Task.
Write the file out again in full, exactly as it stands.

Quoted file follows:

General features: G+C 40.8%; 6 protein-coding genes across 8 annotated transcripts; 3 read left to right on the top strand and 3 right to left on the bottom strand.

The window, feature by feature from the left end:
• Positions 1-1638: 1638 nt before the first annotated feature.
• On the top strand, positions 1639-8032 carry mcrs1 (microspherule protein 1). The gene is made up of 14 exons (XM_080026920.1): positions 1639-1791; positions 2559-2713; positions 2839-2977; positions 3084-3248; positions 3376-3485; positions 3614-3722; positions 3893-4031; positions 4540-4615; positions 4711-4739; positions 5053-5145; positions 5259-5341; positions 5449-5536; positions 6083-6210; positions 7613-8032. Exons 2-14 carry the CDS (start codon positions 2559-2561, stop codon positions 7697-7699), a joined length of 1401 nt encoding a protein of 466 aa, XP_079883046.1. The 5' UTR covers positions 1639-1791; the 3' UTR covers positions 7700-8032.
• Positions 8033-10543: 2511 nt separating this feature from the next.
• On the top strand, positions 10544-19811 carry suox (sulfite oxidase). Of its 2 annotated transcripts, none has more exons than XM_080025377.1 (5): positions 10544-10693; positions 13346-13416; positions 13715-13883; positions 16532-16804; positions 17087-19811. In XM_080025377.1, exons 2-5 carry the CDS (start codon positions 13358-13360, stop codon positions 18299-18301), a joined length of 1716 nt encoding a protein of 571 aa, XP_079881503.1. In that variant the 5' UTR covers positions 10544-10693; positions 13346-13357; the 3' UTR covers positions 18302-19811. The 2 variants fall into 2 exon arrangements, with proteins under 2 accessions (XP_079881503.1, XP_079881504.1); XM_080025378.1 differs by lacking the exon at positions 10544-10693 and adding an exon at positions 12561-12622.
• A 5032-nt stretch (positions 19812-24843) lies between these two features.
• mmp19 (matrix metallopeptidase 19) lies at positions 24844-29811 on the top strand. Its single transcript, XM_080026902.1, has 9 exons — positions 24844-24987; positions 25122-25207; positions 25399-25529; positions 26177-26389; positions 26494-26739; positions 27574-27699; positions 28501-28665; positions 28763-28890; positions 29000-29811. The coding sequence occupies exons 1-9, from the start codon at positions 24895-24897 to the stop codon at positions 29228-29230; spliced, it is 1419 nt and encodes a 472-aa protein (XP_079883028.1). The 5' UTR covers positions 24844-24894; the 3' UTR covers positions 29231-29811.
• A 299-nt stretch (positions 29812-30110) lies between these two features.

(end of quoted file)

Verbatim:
General features: G+C 40.8%; 6 protein-coding genes across 8 annotated transcripts; 3 read left to right on the top strand and 3 right to left on the bottom strand.

The window, feature by feature from the left end:
• Positions 1-1638: 1638 nt before the first annotated feature.
• On the top strand, positions 1639-8032 carry mcrs1 (microspherule protein 1). The gene is made up of 14 exons (XM_080026920.1): positions 1639-1791; positions 2559-2713; positions 2839-2977; positions 3084-3248; positions 3376-3485; positions 3614-3722; positions 3893-4031; positions 4540-4615; positions 4711-4739; positions 5053-5145; positions 5259-5341; positions 5449-5536; positions 6083-6210; positions 7613-8032. Exons 2-14 carry the CDS (start codon positions 2559-2561, stop codon positions 7697-7699), a joined length of 1401 nt encoding a protein of 466 aa, XP_079883046.1. The 5' UTR covers positions 1639-1791; the 3' UTR covers positions 7700-8032.
• Positions 8033-10543: 2511 nt separating this feature from the next.
• On the top strand, positions 10544-19811 carry suox (sulfite oxidase). Of its 2 annotated transcripts, none has more exons than XM_080025377.1 (5): positions 10544-10693; positions 13346-13416; positions 13715-13883; positions 16532-16804; positions 17087-19811. In XM_080025377.1, exons 2-5 carry the CDS (start codon positions 13358-13360, stop codon positions 18299-18301), a joined length of 1716 nt encoding a protein of 571 aa, XP_079881503.1. In that variant the 5' UTR covers positions 10544-10693; positions 13346-13357; the 3' UTR covers positions 18302-19811. The 2 variants fall into 2 exon arrangements, with proteins under 2 accessions (XP_079881503.1, XP_079881504.1); XM_080025378.1 differs by lacking the exon at positions 10544-10693 and adding an exon at positions 12561-12622.
• A 5032-nt stretch (positions 19812-24843) lies between these two features.
• mmp19 (matrix metallopeptidase 19) lies at positions 24844-29811 on the top strand. Its single transcript, XM_080026902.1, has 9 exons — positions 24844-24987; positions 25122-25207; positions 25399-25529; positions 26177-26389; positions 26494-26739; positions 27574-27699; positions 28501-28665; positions 28763-28890; positions 29000-29811. The coding sequence occupies exons 1-9, from the start codon at positions 24895-24897 to the stop codon at positions 29228-29230; spliced, it is 1419 nt and encodes a 472-aa protein (XP_079883028.1). The 5' UTR covers positions 24844-24894; the 3' UTR covers positions 29231-29811.
• A 299-nt stretch (positions 29812-30110) lies between these two features.